Development of a ‘ready-to-use’ tool that includes preventability, for the assessment of adverse drug events in oncology

  • Guillaume Hébert
  • Florence Netzer
  • Sylvain Landry Kouakou
  • François Lemare
  • Etienne Minvielle
  • the IATRIGGER Working Group
Research Article

Abstract

Background Adverse drug events (ADEs) occur frequently in oncology and justify continuous assessment and monitoring. There are several methods for detecting them, but the trigger tool method seems the most appropriate. Although a generic tool exists, its use for ADEs in oncology has not been convincing. The development of a focused version is therefore necessary. Objective To provide an oncology-focused trigger tool that evaluates the prevalence, harm, and preventability in a standardised method for pragmatic use in ADE surveillance. Setting Hospitals with cancer care in France. Method The tool has been constructed in two steps: (1) constitution of an oncology-centred list of ADEs; 30 pharmacists/practitioners in cancer care from nine hospitals selected a list of ADEs using a method of agreement adapted from the RAND/UCLA Appropriateness Method; and (2) construction of three standardised dimensions for the characterisation of each ADE (including causality, severity, and preventability). Main outcome measure The main outcome measure was validation of the tool, including preventability criteria. Results The tool is composed of a final list of 15 ADEs. For each ADE, a ‘reviewer form’ has been designed and validated by the panel. It comprises (1) the trigger(s), (2) flowcharts to guide the reviewer, (3) criteria for grading harm, and (4) a standardised assessment of preventability with 6–14 closed sentences for each ADE in terms of therapeutic management and/or prevention of side-effects. Conclusion A complete ‘ready-to-use’ tool for ADE monitoring in oncology has been developed that allows the assessment of three standardised dimensions.

Keywords

Adverse drug event France Healthcare quality Oncology Patient cancer care Preventability Trigger tool 

Notes

Funding

The study was funded by the Directorate of Health Care Supply of the French Ministry of Health.

Conflicts of interest

The authors declare no conflicts of interest with the content of the article.

IATRIGGER Working Group

Dr Elias Assaf, Dr Christophe Bardin, Dr Florence Basuyau, Prof. Pierrick Bedouch, Dr Dominique Charlety, Dr Nathalie Contentin, Dr Mikael Daouphars, Prof. Frédéric Di Fiore, Dr Ludovic Doucet, Dr Cécile Guillemet, Dr Anne-Chrisitine Joly, Dr Charlotte Joly, Dr Fabien Le Bras, Dr Marianne Leheurteur, Dr Marion Lottin, Dr Mélodie Lucas, Dr Isabelle Madelaine, Prof. Véronique Merle, Dr Nathalie Pons-Kerjean, Dr Jordi Remon-Masip, Dr Benoit Rousseau, Dr Jean Rouvet, Dr Caroline Saldana, Dr Florian Slimano, Dr Anne-Claire Toffart, Prof. Christophe Tournigand, Prof. Remi Varin, Dr Anne Vekhoff and Dr Muriel Verlinde-Carvalho.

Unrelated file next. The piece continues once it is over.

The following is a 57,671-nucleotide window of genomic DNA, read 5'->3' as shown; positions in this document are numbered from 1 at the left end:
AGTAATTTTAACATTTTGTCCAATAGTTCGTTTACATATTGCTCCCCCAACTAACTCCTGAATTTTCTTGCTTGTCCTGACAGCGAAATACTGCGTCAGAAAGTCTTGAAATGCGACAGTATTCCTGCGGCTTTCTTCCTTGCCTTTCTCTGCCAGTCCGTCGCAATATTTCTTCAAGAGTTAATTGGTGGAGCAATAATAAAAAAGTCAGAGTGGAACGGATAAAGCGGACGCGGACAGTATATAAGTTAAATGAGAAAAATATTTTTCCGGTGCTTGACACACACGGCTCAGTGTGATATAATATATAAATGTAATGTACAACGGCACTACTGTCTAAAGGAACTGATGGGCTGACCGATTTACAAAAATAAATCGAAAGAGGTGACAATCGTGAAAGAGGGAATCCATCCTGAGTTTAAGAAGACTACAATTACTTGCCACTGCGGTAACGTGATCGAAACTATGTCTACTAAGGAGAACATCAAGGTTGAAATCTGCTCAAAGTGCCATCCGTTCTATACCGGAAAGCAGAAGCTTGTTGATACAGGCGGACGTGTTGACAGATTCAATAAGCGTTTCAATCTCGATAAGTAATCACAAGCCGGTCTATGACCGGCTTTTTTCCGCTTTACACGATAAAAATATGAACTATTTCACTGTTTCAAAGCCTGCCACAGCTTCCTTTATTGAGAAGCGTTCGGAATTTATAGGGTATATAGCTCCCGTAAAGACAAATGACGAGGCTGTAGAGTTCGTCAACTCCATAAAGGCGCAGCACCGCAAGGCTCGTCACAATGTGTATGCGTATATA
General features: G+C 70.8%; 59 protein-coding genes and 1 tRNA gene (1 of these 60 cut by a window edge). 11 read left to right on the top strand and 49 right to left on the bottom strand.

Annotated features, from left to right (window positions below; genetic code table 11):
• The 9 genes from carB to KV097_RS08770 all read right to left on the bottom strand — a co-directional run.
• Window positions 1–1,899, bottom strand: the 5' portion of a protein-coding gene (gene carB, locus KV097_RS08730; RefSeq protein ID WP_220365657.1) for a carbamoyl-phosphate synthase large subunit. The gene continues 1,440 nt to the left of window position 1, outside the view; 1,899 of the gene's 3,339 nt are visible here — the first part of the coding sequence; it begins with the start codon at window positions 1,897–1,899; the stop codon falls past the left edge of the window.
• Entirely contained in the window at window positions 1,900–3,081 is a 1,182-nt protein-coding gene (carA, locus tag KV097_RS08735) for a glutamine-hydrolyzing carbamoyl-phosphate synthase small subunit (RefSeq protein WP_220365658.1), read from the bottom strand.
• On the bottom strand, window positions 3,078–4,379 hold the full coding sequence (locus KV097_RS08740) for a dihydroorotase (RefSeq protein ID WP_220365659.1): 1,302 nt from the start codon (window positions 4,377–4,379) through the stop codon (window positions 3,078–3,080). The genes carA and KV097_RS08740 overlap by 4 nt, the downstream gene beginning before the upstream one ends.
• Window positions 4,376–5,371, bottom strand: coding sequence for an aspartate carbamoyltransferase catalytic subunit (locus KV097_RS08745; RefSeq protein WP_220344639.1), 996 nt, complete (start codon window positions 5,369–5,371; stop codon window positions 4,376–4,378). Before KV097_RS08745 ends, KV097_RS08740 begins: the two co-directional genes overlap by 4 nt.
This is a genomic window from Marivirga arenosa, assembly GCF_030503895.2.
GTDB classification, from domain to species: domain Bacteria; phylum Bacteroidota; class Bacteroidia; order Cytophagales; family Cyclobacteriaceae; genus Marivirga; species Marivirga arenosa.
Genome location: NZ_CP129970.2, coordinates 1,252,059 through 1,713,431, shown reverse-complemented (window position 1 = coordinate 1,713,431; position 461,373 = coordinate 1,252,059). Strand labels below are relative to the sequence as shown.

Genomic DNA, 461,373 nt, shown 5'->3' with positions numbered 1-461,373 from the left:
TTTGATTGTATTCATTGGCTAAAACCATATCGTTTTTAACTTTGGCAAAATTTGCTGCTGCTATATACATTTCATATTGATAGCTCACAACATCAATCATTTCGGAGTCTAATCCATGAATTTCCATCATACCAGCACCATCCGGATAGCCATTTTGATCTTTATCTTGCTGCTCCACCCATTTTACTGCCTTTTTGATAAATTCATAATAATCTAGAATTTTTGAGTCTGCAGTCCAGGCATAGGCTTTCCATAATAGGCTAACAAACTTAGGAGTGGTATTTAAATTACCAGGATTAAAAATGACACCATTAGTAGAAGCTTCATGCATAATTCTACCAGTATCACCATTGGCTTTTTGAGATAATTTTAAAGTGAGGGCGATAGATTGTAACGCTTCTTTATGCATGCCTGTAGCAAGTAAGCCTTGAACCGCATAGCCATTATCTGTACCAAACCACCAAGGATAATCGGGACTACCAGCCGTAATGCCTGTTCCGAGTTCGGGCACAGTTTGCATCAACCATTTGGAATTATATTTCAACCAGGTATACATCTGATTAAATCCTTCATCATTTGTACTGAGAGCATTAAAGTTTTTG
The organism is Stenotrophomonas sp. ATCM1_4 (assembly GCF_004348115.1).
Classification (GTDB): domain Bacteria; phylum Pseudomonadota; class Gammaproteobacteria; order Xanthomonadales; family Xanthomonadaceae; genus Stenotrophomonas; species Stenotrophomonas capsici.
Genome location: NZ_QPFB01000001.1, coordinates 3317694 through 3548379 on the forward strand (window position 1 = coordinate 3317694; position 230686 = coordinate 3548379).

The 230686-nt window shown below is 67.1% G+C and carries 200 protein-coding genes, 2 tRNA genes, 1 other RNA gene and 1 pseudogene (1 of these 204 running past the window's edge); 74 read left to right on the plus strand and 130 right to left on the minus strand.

Supplementary material

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Supplementary material 1 (DOCX 25 kb)
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Supplementary material 2 (DOCX 54 kb)
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Supplementary material 3 (PPTX 1264 kb)
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Supplementary material 4 (DOCX 21 kb)

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Copyright information

© Springer International Publishing AG 2018

Authors and Affiliations

  1. 1.Département de Pharmacie CliniqueGustave RoussyVillejuifFrance
  2. 2.Mission ‘Innovative Pathways’Gustave RoussyVillejuifFrance
  3. 3.Research Team ‘Management des Organisations de Santé’ (EA 7348) École de Hautes Études en Santé PubliqueRennes CedexFrance
  4. 4.Pharmacie Clinique, PRES Sorbonne Paris-Cité, Faculté de PharmacieParisFrance

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